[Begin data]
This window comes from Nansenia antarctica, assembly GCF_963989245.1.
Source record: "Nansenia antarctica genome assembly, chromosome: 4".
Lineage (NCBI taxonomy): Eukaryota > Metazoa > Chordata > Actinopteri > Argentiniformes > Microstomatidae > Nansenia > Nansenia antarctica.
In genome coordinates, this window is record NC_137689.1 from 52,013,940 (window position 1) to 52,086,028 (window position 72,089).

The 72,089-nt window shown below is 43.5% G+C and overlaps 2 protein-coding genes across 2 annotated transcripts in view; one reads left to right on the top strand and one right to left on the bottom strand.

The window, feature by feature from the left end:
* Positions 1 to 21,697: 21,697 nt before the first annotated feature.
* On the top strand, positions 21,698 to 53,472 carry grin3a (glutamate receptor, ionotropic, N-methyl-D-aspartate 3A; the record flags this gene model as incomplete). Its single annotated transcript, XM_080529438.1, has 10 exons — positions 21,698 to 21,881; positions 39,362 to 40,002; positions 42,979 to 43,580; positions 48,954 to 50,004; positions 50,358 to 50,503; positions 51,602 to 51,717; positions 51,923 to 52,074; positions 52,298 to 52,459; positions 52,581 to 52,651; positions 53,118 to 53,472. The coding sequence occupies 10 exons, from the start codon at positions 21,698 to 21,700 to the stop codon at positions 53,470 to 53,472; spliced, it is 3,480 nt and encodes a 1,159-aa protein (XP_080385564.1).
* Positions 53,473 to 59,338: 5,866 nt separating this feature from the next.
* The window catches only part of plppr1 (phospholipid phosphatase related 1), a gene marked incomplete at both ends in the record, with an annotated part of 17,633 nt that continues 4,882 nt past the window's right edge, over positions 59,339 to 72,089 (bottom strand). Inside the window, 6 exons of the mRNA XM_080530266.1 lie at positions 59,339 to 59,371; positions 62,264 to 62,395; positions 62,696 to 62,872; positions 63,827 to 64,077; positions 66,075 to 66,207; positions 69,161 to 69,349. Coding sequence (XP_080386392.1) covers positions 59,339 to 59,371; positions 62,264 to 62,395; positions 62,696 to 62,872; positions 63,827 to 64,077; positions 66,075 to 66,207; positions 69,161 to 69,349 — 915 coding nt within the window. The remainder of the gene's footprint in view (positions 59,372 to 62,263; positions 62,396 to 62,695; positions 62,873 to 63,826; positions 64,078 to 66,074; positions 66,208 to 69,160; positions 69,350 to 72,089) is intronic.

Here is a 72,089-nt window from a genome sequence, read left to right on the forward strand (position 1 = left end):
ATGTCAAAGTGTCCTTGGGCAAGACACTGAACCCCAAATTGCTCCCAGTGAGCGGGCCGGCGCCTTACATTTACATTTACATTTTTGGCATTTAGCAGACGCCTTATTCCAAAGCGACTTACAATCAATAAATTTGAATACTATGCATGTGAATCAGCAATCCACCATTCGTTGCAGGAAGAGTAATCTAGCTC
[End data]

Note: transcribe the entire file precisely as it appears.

This window comes from Nansenia antarctica, assembly GCF_963989245.1.
Source record: "Nansenia antarctica genome assembly, chromosome: 4".
Lineage (NCBI taxonomy): Eukaryota > Metazoa > Chordata > Actinopteri > Argentiniformes > Microstomatidae > Nansenia > Nansenia antarctica.
In genome coordinates, this window is record NC_137689.1 from 52,013,940 (window position 1) to 52,086,028 (window position 72,089).

The 72,089-nt window shown below is 43.5% G+C and overlaps 2 protein-coding genes across 2 annotated transcripts in view; one reads left to right on the top strand and one right to left on the bottom strand.

The window, feature by feature from the left end:
* Positions 1 to 21,697: 21,697 nt before the first annotated feature.
* On the top strand, positions 21,698 to 53,472 carry grin3a (glutamate receptor, ionotropic, N-methyl-D-aspartate 3A; the record flags this gene model as incomplete). Its single annotated transcript, XM_080529438.1, has 10 exons — positions 21,698 to 21,881; positions 39,362 to 40,002; positions 42,979 to 43,580; positions 48,954 to 50,004; positions 50,358 to 50,503; positions 51,602 to 51,717; positions 51,923 to 52,074; positions 52,298 to 52,459; positions 52,581 to 52,651; positions 53,118 to 53,472. The coding sequence occupies 10 exons, from the start codon at positions 21,698 to 21,700 to the stop codon at positions 53,470 to 53,472; spliced, it is 3,480 nt and encodes a 1,159-aa protein (XP_080385564.1).
* Positions 53,473 to 59,338: 5,866 nt separating this feature from the next.
* The window catches only part of plppr1 (phospholipid phosphatase related 1), a gene marked incomplete at both ends in the record, with an annotated part of 17,633 nt that continues 4,882 nt past the window's right edge, over positions 59,339 to 72,089 (bottom strand). Inside the window, 6 exons of the mRNA XM_080530266.1 lie at positions 59,339 to 59,371; positions 62,264 to 62,395; positions 62,696 to 62,872; positions 63,827 to 64,077; positions 66,075 to 66,207; positions 69,161 to 69,349. Coding sequence (XP_080386392.1) covers positions 59,339 to 59,371; positions 62,264 to 62,395; positions 62,696 to 62,872; positions 63,827 to 64,077; positions 66,075 to 66,207; positions 69,161 to 69,349 — 915 coding nt within the window. The remainder of the gene's footprint in view (positions 59,372 to 62,263; positions 62,396 to 62,695; positions 62,873 to 63,826; positions 64,078 to 66,074; positions 66,208 to 69,160; positions 69,350 to 72,089) is intronic.

Here is a 72,089-nt window from a genome sequence, read left to right on the forward strand (position 1 = left end):
ATGTCAAAGTGTCCTTGGGCAAGACACTGAACCCCAAATTGCTCCCAGTGAGCGGGCCGGCGCCTTACATTTACATTTACATTTTTGGCATTTAGCAGACGCCTTATTCCAAAGCGACTTACAATCAATAAATTTGAATACTATGCATGTGAATCAGCAATCCACCATTCGTTGCAGGAAGAGTAATCTAGCTC